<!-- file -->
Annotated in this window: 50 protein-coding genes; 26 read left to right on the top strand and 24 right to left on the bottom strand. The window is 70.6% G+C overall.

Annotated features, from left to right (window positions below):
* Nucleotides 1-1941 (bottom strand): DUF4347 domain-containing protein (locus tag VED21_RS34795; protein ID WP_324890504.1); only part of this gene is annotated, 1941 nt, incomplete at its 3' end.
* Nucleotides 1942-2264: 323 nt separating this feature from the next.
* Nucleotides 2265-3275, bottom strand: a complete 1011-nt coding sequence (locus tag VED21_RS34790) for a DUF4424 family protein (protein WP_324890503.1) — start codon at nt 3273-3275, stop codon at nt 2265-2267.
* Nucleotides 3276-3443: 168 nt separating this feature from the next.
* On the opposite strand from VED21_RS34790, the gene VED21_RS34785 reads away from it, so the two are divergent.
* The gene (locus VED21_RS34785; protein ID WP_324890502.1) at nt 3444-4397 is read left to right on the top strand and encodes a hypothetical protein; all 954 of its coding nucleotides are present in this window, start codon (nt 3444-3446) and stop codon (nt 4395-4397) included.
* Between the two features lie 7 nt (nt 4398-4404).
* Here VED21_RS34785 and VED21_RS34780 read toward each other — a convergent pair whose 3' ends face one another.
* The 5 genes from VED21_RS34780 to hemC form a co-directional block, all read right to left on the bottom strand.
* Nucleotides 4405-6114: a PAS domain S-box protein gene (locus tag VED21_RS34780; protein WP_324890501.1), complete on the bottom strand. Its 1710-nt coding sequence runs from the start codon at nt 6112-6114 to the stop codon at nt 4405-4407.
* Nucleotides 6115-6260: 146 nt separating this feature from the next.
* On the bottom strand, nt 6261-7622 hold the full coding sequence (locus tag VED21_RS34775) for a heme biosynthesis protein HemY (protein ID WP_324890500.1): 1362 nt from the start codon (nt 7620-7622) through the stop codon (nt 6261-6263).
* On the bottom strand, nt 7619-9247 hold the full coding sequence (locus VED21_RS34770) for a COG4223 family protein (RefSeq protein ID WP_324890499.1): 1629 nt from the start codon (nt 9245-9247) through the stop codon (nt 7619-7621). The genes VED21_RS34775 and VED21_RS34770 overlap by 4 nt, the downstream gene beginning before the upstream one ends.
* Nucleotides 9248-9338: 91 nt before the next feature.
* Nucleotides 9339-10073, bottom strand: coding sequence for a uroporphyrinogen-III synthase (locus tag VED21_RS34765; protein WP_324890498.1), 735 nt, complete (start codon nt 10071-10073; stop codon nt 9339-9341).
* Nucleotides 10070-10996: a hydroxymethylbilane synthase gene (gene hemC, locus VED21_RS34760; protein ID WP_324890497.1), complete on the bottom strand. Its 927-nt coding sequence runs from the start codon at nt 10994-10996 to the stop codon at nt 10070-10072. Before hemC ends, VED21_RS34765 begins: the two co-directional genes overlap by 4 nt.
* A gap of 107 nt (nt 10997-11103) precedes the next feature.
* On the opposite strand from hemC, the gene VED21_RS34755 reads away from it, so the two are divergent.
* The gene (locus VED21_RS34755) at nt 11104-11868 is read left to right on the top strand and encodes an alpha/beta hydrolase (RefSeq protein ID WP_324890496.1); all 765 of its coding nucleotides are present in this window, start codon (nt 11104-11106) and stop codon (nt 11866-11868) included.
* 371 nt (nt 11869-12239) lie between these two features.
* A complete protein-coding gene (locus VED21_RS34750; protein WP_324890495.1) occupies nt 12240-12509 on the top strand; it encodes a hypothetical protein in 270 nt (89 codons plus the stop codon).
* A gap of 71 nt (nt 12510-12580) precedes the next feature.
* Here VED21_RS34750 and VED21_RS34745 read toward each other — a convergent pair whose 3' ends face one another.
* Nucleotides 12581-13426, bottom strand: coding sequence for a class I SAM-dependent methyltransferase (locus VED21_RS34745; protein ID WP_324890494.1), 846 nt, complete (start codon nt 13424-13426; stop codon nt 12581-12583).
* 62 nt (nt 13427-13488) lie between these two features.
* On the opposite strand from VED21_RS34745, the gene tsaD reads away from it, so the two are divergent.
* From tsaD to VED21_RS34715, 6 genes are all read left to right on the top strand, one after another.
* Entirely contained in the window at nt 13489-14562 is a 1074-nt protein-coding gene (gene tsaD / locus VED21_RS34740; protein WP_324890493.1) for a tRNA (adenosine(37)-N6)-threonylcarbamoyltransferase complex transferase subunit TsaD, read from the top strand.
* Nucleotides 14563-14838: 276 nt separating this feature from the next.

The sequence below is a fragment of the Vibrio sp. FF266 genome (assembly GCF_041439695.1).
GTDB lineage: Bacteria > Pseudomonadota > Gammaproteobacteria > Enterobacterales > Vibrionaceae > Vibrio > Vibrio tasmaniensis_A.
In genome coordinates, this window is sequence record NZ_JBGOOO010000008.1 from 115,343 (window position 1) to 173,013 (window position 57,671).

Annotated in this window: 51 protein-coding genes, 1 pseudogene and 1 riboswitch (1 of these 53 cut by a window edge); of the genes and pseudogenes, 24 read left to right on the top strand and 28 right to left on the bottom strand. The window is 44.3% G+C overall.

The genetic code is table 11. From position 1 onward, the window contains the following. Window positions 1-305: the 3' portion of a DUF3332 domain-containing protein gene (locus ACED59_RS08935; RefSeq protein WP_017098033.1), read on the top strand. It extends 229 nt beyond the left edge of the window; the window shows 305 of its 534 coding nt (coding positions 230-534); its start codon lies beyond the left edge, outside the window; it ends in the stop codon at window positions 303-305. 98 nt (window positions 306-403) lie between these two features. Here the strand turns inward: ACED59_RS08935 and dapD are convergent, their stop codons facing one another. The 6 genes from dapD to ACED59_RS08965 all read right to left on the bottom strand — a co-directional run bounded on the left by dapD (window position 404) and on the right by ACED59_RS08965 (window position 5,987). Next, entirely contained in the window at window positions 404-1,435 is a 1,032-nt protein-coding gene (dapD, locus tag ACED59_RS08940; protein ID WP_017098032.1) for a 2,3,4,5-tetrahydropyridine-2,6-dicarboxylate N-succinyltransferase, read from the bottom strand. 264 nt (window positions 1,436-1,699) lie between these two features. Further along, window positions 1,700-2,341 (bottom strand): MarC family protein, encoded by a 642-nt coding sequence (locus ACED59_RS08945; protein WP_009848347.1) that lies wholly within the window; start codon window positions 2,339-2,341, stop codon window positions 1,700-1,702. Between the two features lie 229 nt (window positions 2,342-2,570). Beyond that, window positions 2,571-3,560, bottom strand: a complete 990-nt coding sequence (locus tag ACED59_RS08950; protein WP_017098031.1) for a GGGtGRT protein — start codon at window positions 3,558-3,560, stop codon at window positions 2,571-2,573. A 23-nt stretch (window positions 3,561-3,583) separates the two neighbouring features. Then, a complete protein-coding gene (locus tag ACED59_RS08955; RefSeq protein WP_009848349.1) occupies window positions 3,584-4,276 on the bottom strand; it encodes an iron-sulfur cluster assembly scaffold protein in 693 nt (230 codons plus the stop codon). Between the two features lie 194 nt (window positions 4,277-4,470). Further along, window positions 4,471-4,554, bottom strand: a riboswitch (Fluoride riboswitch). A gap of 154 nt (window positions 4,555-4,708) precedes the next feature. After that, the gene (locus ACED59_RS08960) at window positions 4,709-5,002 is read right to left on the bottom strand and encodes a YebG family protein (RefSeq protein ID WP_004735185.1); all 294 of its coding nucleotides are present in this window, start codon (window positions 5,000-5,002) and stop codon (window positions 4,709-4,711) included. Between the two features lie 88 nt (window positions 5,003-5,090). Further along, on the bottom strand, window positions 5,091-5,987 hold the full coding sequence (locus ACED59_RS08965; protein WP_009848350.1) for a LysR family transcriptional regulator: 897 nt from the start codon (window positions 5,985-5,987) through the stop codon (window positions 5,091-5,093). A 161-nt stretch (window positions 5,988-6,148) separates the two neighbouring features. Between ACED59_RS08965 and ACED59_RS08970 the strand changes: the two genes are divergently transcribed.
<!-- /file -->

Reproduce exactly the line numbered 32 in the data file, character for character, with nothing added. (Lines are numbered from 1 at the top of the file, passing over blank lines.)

The sequence below is a fragment of the Vibrio sp. FF266 genome (assembly GCF_041439695.1).